I have had my Sony ICLA-68 for about a year now. I have always had problems with the images not coming out clear. I notice this when I am taking any kind of photo wither it be landscape, people, or light painting, the image I am seeing through the view finder or the LCD looks fine but after I take the photo the image becomes blurry and or soft. I notice it the most when I am taking macro shots. I use a tripod with a pluto trigger so I am not introducing any vibrations to the camera when the photo is being taken. Yet the images still come out bury.

For almost a year now I thought it was user error but recently I enabled the photo preview setting where it shows you the photo you took after you take it. I have noticed that the image I am seeing looks fantastic but then after about a second the image quality sharply degrades. As you can see in this video I took

I noticed that when the image degrades the SD card light turns off. At first I figured it was because I was saving to a standard quality jpeg so I switched over to using Raw images instead but I still have this problem where the quality is lacking compared to what I saw through the view finder.

I thought this might have something to do with me using a class 6 SD card so I tried using a better SD card thinking that it could be because I was not using a class 10 SD card. After I made the switch to a class 10 SD card I saw no difference.

I looked at this article and the accepted answer is because of vibrations being added to the photo when it has been taken which is not the case for me.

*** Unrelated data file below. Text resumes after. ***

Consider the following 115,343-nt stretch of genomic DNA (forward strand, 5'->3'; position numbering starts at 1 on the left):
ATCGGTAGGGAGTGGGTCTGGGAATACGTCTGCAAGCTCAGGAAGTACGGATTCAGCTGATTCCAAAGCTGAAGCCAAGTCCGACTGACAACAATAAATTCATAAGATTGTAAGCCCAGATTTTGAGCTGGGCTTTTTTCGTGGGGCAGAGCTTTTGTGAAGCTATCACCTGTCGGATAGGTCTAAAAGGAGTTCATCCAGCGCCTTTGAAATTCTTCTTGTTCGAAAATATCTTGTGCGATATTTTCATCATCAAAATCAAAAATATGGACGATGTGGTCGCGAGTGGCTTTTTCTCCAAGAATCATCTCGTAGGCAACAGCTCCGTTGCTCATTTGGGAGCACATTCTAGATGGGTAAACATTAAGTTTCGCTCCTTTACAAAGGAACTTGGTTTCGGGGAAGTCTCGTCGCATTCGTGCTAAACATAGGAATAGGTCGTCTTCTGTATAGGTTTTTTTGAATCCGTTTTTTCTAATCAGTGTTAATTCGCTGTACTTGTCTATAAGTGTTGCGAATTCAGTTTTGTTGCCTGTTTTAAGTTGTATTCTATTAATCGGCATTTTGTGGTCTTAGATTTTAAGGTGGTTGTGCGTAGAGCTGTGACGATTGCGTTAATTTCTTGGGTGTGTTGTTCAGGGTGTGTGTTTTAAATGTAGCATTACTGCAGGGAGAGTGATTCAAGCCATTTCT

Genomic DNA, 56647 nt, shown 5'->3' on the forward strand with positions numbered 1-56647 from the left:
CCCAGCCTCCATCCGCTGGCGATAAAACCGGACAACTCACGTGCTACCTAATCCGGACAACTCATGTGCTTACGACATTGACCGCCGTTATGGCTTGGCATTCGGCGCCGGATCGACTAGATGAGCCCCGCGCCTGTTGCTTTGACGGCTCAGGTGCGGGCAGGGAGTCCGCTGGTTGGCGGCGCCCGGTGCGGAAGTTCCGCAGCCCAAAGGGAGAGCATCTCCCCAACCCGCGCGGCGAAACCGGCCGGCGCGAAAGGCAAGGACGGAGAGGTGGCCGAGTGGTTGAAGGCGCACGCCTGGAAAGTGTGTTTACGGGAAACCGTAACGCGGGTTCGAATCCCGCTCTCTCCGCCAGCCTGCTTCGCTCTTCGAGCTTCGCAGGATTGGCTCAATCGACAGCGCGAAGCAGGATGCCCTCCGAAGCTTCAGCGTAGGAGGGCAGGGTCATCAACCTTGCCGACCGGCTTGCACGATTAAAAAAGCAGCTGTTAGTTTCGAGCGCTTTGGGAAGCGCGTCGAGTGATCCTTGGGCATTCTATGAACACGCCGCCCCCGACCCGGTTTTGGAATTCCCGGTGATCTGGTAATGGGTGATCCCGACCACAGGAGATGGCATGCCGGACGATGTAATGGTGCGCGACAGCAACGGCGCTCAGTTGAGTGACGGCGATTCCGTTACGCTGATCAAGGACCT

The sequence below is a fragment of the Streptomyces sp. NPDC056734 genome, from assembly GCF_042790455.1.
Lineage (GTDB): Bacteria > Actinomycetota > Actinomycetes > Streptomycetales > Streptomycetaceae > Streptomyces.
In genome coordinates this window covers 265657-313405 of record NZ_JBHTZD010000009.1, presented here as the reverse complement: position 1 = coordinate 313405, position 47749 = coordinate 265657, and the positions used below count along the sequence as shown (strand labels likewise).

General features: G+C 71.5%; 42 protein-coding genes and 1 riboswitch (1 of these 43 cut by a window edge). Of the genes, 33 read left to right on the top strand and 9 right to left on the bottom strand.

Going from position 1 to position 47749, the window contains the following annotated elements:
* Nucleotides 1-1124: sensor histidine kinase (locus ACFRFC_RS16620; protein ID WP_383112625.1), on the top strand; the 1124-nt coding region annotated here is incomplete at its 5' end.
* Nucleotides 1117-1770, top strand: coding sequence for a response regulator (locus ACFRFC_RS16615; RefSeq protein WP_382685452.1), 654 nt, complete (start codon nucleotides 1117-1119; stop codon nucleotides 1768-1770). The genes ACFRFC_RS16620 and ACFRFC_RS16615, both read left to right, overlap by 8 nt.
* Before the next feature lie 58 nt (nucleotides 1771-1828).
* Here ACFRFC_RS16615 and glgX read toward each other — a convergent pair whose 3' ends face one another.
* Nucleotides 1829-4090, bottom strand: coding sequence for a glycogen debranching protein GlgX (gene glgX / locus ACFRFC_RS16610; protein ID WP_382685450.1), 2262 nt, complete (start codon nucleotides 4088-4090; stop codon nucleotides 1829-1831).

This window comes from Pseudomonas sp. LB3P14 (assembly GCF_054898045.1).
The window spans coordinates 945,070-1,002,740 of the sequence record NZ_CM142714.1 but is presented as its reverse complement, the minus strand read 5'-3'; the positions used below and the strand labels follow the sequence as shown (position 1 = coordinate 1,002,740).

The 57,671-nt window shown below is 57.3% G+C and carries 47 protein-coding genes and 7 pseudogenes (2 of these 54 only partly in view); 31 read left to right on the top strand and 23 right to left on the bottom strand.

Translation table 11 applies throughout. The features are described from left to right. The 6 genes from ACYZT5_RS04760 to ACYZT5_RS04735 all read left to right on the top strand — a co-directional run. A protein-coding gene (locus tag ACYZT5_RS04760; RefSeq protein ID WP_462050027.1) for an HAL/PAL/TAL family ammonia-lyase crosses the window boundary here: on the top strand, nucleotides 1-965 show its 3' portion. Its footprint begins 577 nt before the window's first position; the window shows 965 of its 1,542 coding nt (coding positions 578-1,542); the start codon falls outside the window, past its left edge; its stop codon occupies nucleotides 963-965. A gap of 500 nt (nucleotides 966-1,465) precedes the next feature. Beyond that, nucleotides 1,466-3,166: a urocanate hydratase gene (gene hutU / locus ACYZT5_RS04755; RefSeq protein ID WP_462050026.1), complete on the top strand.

Am I doing something wrong?


2 Answers 2


As I think the linked answers aren't really duplicates, I want to give another answer here.

What you see before and after the exposure is taken directly from the sensor. At this time the camera does not really know yet, how the image will look in the end. The camera tries to apply all settings to the preview in EVF/LCD but this does not necessarily match the final result. All effect on the image with respect to overall brightness, contrast, details, etc. are only an estimation done by the camera electronics.

After you took the image, the camera can read the real data from the sensor. This time there is no need to estimate contrast etc. Now the values are fixed.

And now the created image can differ from the estimation you've seen before.

To improve speed the camera might prioritze writing into the file above showing the preview on the display. By doing this you are ready to fire again earlier.

On a side note: The same applies to lens correction if available. Depending on your lens you can see the image be distorted after a while.

BTW: Did you enable or disable preview of "all effects" for the EVF? ;)

  • \$\begingroup\$ It comes enabled by default with no way to disable it unless you are in manual mode (which in this case I am not. I only use manual mode when I am shooting light painting stuff) \$\endgroup\$ Commented Jul 27, 2017 at 22:52
  • 1
    \$\begingroup\$ OK, that would've been too easy. ;) \$\endgroup\$
    – Gerhardh
    Commented Jul 27, 2017 at 23:14

I think the viewfinder image and the quickly shown preview use the fast nearest neighbor interpolation, which looks eye-hurtingly sharp. Then after the second it shows you the real picture interpolated properly, and that doesn't look as sharp (although it has less noise and other problems).

See my answer in Can you set the quality of image displayed when zoomed out in Lightroom?


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